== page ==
The camera should be as still as possible in order to truly capture the speed of the game; camera movement works against player movement. The tried-and-true way this is handled in the broadcasting of hockey games is with a single camera that is placed at the midpoint of the rink, 20 to 30 degrees above ice level. In working within the "move as little as possible" theory, good hockey camera operators simply pan left and right and zoom in slightly as the edge of the frame approaches the goaltender (the three screen captures below illustrate a perfectly filmed hockey game). Watch a poorly shot hockey game and you’ll see the camera operator zooming in and out with reckless abandon which not only reminds you of the camera’s presence, but also causes great confusion. In such cases, the camera ends up chasing the puck and players instead of capturing their movements. Zoom in too far and the audience can no longer see a puck handler’s teammates or—more importantly—developing plays. Isolate a few players in the frame and watch as the camera quickly darts left or right in a flailing attempt to catch up to a flying puck. The golden rules of filming a hockey game are to keep it simple and stick to the basic shot except when showing a replay. That’s why the theatrics of Winter Classic are not only frustrating, but are counterintuitive to the idea of providing a great presentation of the game.
NBC Sports executive producer Sam Flood notes how the Winter Classic uses a "CableCam" in order to differentiate the game from a typical hockey broadcast. He describes the CableCam as "a camera used in football games that flies over the play so we can move it up and down, along the boards, move it up in the stands. Wherever we want to be to capture the event and capture some of the speed of hockey, which will be one of the fun things we get to do with it."1 I admit, the CableCam has its place in the presentation of instant replays especially in a game such as football where the object is to continually move the ball down the field. But unlike football, the CableCam can’t simply track forward to capture a play during a hockey game. Hockey is a game that will often reverse directions several times per second. The operator of the CableCam has to constantly track, pan, and tilt the dangling camera in order to keep up with the play. This isn’t just a horrible way to view the action, it’s downright dizzying. Even worse, the producers of the Winter Classic didn’t just use the CableCam for replays, but insisted on repeatedly cutting to the device during the game. Can you see the puck or the developing action in either of the CableCam shots below? Didn’t think so.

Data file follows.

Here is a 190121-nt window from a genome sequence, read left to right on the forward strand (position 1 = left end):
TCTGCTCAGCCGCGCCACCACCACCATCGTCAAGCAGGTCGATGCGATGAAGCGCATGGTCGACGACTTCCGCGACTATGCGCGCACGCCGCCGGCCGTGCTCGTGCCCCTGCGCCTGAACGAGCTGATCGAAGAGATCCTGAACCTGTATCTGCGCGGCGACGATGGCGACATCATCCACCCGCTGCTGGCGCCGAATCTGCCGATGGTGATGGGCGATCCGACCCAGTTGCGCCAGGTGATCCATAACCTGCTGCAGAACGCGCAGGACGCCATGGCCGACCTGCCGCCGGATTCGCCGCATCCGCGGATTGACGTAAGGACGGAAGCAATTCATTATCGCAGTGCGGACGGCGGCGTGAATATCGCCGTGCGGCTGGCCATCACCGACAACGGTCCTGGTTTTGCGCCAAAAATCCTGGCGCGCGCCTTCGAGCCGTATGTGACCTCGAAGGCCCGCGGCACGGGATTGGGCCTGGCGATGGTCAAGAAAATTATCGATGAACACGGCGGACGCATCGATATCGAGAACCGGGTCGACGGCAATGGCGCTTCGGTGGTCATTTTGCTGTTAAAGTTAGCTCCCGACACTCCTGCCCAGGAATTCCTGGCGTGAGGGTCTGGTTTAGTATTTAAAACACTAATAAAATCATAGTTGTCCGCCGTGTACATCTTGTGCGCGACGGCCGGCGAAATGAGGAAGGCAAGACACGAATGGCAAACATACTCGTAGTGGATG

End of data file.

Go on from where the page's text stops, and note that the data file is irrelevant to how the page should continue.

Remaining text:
For the purpose of making the Winter Classic an “Event,” the NBC Sports also employed the use of a camera fixed to an airplane. Again, Sam Flood: "Once again we’ll have an airplane. That was a thrill [during the 2010 Winter Classic] in Buffalo doing the first replay in history of a goal from an airplane angle."1 Sorry, Sam, but watching the game from 2,000 feet in the air is not my idea of "fun." Sports fans are accustomed to the establishing shots provided by the Goodyear blimp (among others) in most nationally televised sporting events, but to utilize a camera from that distance in the middle of a game is just asinine. Take a look at the two screen captures below that show the airplane camera at it’s most zoomed out and zoomed in. Keep in mind that this shot occurred not only during play, but during one of the most crucial points of the game: a power play. They would go on to repeat this shot several times throughout the evening (and always during play).
I understand that the Winter Classic is supposed to be a spectacle, an "Event." If the intent of this game is to draw in new viewers, why do the producers insist on utilizing methods that negatively impact both the game and it’s presentation? Surely, no casual viewer enjoys the disorienting CableCam shots or the distanced shots from the airplane circling overhead. And anyone who saw the fantastic game the Penguins and Capitals played in Washington D.C. just nine days before the Winter Classic (a Penguins victory won in a shootout after the teams took a 2-2 tie through overtime) would no doubt be disappointed to see how much player skills were diminished when they took to the soft, wet, and bumpy outdoor ice at Heinz Field. This is not the way to woo people into watching more hockey. “Event” or not, the Winter Classic leaves me cold.
Stream the Winter Classic… if you must.